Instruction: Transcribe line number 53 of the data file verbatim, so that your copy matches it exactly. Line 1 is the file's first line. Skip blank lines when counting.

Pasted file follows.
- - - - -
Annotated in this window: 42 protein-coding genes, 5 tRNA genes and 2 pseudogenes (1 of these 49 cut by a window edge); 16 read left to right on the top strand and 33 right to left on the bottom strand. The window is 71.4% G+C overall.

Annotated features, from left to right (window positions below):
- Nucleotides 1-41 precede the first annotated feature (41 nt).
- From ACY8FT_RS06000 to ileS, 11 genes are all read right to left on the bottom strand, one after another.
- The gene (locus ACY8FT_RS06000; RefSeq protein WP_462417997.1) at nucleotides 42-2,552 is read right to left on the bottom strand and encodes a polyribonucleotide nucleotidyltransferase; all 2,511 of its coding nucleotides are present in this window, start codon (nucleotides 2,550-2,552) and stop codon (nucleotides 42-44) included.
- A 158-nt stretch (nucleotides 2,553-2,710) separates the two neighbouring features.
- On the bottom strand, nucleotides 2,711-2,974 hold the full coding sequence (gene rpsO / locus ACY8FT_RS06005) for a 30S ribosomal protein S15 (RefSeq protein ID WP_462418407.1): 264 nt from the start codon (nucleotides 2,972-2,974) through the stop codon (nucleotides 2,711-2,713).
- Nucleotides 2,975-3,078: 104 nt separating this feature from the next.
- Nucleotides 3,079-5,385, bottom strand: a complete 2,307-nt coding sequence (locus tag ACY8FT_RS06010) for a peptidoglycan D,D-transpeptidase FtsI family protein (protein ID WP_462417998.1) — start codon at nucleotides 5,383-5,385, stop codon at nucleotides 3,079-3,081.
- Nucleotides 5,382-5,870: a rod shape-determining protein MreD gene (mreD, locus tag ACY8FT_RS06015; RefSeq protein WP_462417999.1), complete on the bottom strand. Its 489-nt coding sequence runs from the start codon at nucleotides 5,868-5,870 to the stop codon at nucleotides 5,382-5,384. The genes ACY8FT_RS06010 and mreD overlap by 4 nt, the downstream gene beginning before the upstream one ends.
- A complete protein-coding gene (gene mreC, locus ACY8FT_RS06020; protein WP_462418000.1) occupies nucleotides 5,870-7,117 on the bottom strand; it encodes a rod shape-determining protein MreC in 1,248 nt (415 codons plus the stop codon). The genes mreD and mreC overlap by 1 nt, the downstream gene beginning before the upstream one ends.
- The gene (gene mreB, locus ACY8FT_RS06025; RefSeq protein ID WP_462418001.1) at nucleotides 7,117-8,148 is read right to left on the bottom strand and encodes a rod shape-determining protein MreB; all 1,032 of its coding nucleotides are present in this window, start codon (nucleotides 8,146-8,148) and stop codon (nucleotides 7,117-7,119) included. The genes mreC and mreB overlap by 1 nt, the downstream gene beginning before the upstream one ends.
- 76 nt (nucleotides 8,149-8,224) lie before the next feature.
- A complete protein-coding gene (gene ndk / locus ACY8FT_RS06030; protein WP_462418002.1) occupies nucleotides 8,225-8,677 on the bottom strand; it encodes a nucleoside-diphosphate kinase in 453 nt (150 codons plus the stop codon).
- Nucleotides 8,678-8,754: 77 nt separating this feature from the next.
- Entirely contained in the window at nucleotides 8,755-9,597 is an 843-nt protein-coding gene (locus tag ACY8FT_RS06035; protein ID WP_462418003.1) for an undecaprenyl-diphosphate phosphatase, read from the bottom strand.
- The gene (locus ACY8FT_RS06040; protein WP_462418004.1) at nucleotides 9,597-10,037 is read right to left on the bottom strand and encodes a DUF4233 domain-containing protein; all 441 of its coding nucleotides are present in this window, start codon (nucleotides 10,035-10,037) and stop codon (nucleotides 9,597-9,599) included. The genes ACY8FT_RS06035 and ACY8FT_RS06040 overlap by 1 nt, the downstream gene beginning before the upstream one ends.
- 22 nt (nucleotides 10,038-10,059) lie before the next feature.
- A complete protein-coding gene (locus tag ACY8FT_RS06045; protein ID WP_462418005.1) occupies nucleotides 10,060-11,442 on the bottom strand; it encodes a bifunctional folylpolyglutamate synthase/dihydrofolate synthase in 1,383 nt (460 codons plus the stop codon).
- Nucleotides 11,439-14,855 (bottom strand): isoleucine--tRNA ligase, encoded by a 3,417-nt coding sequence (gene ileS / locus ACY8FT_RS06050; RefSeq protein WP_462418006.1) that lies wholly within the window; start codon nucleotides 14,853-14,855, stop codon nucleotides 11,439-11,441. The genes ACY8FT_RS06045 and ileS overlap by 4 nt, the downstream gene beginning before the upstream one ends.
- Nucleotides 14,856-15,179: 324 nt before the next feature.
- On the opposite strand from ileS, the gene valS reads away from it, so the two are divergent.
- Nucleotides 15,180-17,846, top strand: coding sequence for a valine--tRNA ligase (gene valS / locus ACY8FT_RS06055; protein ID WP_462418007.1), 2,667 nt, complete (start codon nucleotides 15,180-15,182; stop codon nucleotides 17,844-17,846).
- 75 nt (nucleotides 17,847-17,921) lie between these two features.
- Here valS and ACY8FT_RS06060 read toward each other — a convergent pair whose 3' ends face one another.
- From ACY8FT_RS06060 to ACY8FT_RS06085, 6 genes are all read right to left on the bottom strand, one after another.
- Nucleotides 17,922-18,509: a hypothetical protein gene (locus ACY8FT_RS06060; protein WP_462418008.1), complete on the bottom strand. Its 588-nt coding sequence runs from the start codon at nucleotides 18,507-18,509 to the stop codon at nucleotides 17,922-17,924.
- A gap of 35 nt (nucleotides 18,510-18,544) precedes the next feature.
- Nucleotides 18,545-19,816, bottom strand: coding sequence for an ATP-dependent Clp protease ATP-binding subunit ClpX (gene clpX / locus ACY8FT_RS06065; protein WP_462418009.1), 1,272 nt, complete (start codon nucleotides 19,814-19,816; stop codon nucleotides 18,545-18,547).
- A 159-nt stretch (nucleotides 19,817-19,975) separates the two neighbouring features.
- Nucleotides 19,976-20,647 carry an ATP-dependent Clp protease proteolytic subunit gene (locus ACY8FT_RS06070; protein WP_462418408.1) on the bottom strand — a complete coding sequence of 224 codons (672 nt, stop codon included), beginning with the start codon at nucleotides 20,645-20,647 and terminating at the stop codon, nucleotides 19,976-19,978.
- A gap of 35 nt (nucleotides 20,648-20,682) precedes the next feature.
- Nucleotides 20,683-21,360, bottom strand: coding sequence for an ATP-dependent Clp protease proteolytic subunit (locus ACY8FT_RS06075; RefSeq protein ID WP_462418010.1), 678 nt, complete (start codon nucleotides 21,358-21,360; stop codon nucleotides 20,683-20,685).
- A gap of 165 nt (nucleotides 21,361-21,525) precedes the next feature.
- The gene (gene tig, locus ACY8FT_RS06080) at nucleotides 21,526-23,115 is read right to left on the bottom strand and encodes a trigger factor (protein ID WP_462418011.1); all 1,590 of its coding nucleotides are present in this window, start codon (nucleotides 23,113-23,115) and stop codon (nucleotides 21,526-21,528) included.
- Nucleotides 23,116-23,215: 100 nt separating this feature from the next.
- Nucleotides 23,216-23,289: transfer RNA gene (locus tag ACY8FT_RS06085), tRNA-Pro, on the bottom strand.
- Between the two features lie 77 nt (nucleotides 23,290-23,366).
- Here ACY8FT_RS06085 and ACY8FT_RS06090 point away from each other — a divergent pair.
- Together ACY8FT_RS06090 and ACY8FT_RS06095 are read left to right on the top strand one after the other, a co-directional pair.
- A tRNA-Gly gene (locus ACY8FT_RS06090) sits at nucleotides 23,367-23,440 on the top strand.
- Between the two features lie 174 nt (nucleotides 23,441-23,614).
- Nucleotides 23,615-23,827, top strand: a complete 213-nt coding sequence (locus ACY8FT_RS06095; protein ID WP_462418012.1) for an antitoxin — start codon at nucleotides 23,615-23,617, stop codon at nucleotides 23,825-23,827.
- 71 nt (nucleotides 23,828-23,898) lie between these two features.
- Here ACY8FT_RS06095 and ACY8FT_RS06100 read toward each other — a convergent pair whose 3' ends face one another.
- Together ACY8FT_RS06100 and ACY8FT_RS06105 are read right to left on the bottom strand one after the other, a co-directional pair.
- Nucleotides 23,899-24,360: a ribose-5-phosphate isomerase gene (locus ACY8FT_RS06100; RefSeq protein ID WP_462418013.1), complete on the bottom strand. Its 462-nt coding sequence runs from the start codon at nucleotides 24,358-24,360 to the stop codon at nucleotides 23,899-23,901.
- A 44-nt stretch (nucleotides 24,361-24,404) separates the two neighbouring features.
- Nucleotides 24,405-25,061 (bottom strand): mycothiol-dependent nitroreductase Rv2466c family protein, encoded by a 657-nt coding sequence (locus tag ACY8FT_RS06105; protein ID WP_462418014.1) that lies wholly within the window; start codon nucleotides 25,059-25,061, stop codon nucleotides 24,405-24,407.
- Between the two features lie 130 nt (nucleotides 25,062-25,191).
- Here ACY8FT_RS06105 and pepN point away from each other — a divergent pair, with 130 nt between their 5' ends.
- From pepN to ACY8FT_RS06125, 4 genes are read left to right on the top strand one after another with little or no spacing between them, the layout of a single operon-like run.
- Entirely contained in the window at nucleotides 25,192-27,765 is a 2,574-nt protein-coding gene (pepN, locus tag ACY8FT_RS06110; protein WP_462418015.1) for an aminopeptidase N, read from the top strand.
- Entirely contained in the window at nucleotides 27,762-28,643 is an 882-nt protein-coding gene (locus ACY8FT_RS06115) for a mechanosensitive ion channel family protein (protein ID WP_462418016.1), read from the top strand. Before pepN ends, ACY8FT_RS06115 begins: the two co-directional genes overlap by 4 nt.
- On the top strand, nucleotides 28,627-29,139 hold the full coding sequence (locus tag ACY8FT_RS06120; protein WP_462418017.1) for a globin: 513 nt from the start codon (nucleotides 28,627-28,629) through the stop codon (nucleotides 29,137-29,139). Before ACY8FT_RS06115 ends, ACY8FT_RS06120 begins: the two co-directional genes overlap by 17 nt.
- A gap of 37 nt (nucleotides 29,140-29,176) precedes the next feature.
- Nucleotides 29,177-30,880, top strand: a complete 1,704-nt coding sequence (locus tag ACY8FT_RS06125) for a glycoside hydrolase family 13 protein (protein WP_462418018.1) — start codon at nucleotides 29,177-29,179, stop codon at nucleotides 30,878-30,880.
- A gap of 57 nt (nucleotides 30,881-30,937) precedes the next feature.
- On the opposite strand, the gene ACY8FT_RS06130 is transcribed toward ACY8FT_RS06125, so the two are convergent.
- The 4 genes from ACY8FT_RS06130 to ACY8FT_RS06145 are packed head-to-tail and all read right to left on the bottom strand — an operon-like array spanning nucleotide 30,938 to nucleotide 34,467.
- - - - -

- Entirely contained in the window at nucleotides 25,192-27,765 is a 2,574-nt protein-coding gene (pepN, locus tag ACY8FT_RS06110; protein WP_462418015.1) for an aminopeptidase N, read from the top strand.